Conference Proceedings | J Oral Health Dent. 2018;1(S2):A010 | Open Access
Dysphagia Outcomes in Fractured Neck of Femur Patients
Brown N and Wallace S
University Hospital of South Manchester NHS Trust, Manchester, UKPDF
Purpose: Annually 64,000 people are treated in the UK for hip fractures. During hospital admission many patients present with dysphagia symptoms. The purpose of this study was to examine outcomes for patients referred to SLT for dysphagia following fractured neck of femur (NOF), in order to optimize effective management of this patient group.
Method: Retrospective case note review of data from 20 acute inpatients was carried out and revealed the impact on swallowing.
Results: A total of 80% of patients presented with new-onset dysphagia, 65% required long-term fluid or diet modification and 35% were recommended NBM or risk-feeding. Dysphagia etiologies included poor recovery post-surgery, pre-existing age-related frailty and lack of physiological reserve, and neurogenic comorbidities such as dementia and stroke. Overall, 70% had two or more significant comorbidities. Following SLT dysphagia input, fewer patients were treated for aspiration pneumonia, fewer remained NBM, and 70% were safe for oral intake by discharge.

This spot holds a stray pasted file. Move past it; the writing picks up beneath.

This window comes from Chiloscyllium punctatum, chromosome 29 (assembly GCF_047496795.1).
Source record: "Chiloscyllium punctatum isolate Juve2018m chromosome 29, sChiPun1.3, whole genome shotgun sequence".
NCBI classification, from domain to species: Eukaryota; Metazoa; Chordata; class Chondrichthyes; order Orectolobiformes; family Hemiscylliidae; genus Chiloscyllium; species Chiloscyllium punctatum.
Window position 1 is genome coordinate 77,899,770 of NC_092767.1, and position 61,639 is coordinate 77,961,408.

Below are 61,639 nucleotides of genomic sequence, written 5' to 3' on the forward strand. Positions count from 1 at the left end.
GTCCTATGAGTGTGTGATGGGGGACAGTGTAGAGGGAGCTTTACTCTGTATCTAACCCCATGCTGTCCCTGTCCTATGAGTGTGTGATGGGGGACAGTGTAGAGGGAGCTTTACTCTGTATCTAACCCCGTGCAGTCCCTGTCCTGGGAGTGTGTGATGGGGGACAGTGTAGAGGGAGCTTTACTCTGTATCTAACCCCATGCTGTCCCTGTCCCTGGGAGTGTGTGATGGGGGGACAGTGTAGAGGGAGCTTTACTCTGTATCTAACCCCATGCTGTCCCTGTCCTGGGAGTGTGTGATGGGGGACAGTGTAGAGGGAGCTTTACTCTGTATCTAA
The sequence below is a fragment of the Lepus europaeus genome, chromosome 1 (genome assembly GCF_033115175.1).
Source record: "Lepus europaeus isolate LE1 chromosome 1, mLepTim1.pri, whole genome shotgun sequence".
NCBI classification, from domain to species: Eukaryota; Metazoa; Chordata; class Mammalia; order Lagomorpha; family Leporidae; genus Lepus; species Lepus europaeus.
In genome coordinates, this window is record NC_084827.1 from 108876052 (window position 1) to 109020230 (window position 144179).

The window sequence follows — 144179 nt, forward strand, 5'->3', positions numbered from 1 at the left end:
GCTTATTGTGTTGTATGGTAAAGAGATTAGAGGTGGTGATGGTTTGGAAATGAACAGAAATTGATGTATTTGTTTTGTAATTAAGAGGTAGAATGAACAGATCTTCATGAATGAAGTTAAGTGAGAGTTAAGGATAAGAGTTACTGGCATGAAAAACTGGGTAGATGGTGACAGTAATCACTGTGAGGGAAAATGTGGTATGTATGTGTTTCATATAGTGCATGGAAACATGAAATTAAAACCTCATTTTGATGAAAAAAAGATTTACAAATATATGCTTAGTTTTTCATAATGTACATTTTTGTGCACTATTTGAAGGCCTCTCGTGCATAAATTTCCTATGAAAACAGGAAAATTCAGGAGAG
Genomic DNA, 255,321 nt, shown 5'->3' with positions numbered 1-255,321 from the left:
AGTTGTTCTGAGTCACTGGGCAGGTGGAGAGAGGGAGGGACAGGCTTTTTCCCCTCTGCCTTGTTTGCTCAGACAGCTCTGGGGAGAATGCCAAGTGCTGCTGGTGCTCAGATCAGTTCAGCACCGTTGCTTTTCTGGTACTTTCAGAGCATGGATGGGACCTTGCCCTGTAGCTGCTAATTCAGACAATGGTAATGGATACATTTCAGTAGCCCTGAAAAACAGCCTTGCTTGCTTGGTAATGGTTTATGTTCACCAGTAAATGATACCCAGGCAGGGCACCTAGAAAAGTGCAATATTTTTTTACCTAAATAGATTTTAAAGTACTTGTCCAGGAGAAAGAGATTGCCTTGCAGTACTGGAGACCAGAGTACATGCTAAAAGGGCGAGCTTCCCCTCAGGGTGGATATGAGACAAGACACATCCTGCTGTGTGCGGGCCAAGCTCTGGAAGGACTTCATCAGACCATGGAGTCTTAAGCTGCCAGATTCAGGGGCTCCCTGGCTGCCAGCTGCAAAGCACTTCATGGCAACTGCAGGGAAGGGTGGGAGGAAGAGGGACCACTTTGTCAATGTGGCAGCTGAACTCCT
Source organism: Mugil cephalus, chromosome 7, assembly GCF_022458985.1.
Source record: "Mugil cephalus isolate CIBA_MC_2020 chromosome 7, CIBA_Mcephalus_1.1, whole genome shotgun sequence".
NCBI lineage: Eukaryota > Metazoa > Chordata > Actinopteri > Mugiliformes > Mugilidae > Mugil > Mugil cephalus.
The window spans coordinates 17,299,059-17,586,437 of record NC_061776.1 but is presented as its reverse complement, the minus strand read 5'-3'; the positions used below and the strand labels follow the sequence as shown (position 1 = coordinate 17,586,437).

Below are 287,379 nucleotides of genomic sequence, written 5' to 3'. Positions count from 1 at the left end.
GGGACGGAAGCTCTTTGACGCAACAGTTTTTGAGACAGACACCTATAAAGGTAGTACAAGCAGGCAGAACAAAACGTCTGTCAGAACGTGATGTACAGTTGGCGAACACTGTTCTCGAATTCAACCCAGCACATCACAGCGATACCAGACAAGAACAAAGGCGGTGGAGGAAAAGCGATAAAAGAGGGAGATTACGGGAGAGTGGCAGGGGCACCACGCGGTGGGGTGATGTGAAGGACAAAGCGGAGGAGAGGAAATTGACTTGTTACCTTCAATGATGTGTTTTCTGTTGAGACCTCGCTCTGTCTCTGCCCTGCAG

Conclusions: This study highlights the importance of SLT intervention on orthopedic wards and the resultant positive impact on outcomes for fractured NOF patients. SLT involvement in the orthopedic MDT has the potential to improve care of patients with fractured NOF, by improving quality of life and reducing dysphagia complications such as aspiration pneumonia and nutrition and hydration compromise, which increase length of hospital stay. Directions for future management include a permanent SLT presence on orthopedic wards, wider use of dysphagia screening tools (EAT-10) on admission, and highlighting the importance of dysphagia and SLT referral and in education for medical and nursing staff in national guidelines.